American Academy of Pediatrics. Parainfluenza viral infections. In: Pickering LK, ed Red Book: 2006 Report of the Committee on Infectious Diseases. 27th ed. Elk Grove Village, Ill: American Academy of Peditrics; 2006
Category: Critical Care
Critical Illness-Related Corticosteroid Insufficiency (CIRCI)
So, which critically ill patients do you treat with steroids? Current literature suggests the indications for steroid treatment include vasopressor dependent septic shock and persistent ARDS despite supportive therapy and lung protective ventilation. A patient who requires only an hour or two of a vasopressor while being fluid resuscitated is unlikely to benefit. An accepted dosing schedule is hydrocortisone 50 mg IV every 6 hours.
Marik PE. Critical illness-related corticosteroid insufficiency. Chest 2009;135:181-93.
Keywords: Documentation, Chest Pain (PubMed Search)
Documentation of the Chest Pain Patient
Chest pain is a high risk entity in emergency medicine. And since many patients we see with chest pain are eventually discharged, we should consider what our charts should look like should we discharge a patient who has a missed life-threatening diagnosis. In other words, what would an attorney look for?
Considerations for the chart:
Keywords: dopamine, dobutamine, cardiogenic shock (PubMed Search)
Traditional teaching for patients with hypotension in the setting of MI and heart failure (i.e. not just RV MI) is to give dobutamine as a first-line agent when the SBP is 80-100, and to use dopamine when the SBP is 70-80s [note that this recommendation is NOT based on good evidence, but primarily on consensus opinion]. The problem with using these medications, especially at higher doses (e.g >10-15 mcg/kg/min) is that they result in excessive alpha-1 adrenergic stimulation that can produce end-organ ischemia.
However, there is some evidence that rather than using high dosages of dobutamine or dopamine, "the deliberate combination of dopamine and dobutamine at a dose of 7.5 mcg/kg/min each was shown to improve hemodynamics and limit important side effects compared with [high dosages of] either agent [alone]."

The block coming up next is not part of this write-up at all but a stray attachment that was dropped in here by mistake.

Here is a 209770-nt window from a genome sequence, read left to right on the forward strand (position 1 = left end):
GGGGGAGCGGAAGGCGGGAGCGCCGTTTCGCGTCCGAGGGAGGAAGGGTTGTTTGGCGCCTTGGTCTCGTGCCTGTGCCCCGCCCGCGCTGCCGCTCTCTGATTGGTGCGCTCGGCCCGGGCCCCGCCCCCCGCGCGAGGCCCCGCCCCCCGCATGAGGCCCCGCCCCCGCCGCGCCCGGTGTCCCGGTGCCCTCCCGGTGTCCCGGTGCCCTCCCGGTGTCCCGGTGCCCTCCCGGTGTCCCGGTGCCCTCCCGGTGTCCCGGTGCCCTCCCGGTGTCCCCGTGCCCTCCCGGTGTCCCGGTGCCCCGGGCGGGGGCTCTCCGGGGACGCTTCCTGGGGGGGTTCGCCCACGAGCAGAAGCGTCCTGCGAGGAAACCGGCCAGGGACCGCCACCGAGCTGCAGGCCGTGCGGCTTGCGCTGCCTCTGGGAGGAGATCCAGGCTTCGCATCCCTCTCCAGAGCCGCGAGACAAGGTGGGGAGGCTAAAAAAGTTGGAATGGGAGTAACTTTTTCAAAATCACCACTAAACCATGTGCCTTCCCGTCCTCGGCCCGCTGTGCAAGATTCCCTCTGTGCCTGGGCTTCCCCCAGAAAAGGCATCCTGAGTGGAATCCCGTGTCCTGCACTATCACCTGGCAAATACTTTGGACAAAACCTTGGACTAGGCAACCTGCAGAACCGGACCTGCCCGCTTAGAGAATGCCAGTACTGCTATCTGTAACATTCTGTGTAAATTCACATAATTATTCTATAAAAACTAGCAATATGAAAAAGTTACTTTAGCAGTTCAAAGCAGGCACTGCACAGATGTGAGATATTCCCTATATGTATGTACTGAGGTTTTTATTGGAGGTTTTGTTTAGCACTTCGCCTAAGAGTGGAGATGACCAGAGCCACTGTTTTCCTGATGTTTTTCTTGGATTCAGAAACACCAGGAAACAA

[Overgaard CB, Dzavik V. Inotropes and vasopressors: review of physiology and clinical use in cardiovascular disease. Circulation 2008;118:1047-1056.]
Keywords: Lunate, Dislocation, Perilunate (PubMed Search)
Lunate Dislocation and perilunate dislocation are broken down into 4 stages that relates to the progressive disruption of the carpal ligaments due to hyperextension and ulnar deviation of the wrist:
For a good indepth review of lunate and perilunate injuries please read the article by Andy Perron with this attached link.... doi:10.1053/ajem.2001.21306
If you are interested in seeing some xray examples please visit LearningRadiology.com
Perron AD, Brady WJ, Keats TE, Hersh RE. Orthopedic Pitfalls in the ED: Lunate and Perilunate Injuries Am J Emerg Med 2001;19:157-162
Keywords: acetone, cyanide, odor (PubMed Search)
Goldfrank's sniffing bar: no this is not a pub where toxicologist's hang out but rather a bar that assists with teaching the recognition of odors related to toxicology. Certain drugs and compounds have a distinct aroma.
The following is a list odors, see if you can name a medication or compound that has that odor - scroll down further to see the corresponding answers (if you really got all 5 email me and convince me):
1) Bitter Almond
2) Rotten Eggs
5) Sweet, Fruity (acetone)
1) Cyanide; 2) N-acetylcysteine or Hydrogen Sulfide; 3) Methylsalicylate (like bengay); 4) Arsenic, organophosphate insecticides; 5) Chloroform, chloral hydrate
Keywords: blood pressure control, stroke, tPA, thrombolytics (PubMed Search)
Labetalol 10 to 20 mg IV over 1 to 2 minutes, may repeat x 1
Nitropaste 1 to 2 inches
Nicardipine infusion at 5 mg per hour, titrate by 0.25 mg/hr at 5 to 10 minute intervals up to a maximum
dose of of 15 mg/hr. Once desired blood pressure is achieved, titrate down in increments of 3 mg/hr.
Category: Critical Care
Early Critical Care Management of Aneurysmal SAH
Diringer MN. Managment of aneurysmal subarachnoid hemorrhage. Crit Care Med 2009;37:432-40.
Category: Airway Management
Keywords: Airway (PubMed Search)
Keys to a Successful Intubation
The famous Ken Butler
Keywords: Child Abuse, Fracture (PubMed Search)
A lot of what is taught about fracture patterns in abused children has been extrapolated from post-mortem studies which is a different population then what you will see in the Emergency Department. The study referenced did a metanalysis of all the literature in an attempt to determine what fractures suggest abuse and looked at all comers that had fractures. Some of the patterns they were able to extrapolate are:
Patterns of Skeletal Fractures in Child Abuse: Systemic Review. BMJ, Alison M Kemp et al. 2008;337:a1518
Keywords: Appendicitis, Pediatrics (PubMed Search)
Acute Appendicitis in Childhood: Diagnosis and Treatment in the new Millennium. PEM Practice. December 2008